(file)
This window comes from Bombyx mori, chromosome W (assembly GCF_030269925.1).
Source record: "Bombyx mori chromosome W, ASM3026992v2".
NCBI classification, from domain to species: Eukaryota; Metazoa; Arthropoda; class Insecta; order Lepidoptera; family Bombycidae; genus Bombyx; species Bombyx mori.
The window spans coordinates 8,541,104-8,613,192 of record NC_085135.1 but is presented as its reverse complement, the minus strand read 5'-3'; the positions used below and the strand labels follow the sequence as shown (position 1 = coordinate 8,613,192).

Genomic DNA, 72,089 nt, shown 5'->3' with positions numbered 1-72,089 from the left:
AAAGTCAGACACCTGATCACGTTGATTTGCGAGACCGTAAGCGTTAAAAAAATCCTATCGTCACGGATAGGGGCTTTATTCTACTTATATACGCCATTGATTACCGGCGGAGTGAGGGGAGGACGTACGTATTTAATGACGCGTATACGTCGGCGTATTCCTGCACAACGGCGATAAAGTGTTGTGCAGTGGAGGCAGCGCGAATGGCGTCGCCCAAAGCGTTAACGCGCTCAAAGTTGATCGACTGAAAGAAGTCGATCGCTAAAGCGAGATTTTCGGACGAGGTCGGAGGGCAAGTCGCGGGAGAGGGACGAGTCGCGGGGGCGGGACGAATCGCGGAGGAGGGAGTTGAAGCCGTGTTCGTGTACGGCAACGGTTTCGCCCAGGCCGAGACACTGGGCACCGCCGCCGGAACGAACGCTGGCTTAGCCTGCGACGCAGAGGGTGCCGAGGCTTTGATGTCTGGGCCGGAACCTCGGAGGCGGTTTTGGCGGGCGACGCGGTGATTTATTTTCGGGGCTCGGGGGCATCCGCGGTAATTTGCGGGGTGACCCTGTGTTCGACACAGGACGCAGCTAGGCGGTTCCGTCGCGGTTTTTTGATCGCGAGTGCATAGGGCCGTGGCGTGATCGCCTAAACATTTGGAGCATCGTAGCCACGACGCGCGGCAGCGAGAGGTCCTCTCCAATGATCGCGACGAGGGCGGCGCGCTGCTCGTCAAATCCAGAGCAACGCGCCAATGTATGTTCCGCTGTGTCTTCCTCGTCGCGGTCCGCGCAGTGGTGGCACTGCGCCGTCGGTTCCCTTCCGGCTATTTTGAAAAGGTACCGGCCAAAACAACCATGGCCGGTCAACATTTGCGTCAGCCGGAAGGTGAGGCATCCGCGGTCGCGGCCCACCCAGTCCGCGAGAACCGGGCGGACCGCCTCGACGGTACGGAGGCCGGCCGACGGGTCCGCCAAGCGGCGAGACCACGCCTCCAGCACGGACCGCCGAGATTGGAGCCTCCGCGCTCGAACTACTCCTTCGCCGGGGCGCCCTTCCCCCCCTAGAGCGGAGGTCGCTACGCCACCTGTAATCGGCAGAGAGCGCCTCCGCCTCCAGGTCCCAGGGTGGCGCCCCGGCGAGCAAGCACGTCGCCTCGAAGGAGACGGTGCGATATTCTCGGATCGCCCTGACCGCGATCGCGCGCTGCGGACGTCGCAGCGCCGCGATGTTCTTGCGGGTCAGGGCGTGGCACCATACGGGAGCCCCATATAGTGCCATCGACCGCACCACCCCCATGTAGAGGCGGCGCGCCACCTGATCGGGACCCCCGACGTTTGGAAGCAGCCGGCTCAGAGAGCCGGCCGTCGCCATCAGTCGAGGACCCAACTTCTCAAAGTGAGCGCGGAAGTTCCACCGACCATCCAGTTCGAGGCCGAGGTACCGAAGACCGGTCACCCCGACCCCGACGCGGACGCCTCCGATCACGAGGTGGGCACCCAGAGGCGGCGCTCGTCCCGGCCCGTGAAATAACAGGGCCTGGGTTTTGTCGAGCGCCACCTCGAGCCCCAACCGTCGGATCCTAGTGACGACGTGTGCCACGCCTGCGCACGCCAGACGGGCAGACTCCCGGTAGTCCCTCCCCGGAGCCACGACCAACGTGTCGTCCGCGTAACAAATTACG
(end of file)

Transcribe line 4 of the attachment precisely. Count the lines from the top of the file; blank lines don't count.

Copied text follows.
The window spans coordinates 8,541,104-8,613,192 of record NC_085135.1 but is presented as its reverse complement, the minus strand read 5'-3'; the positions used below and the strand labels follow the sequence as shown (position 1 = coordinate 8,613,192).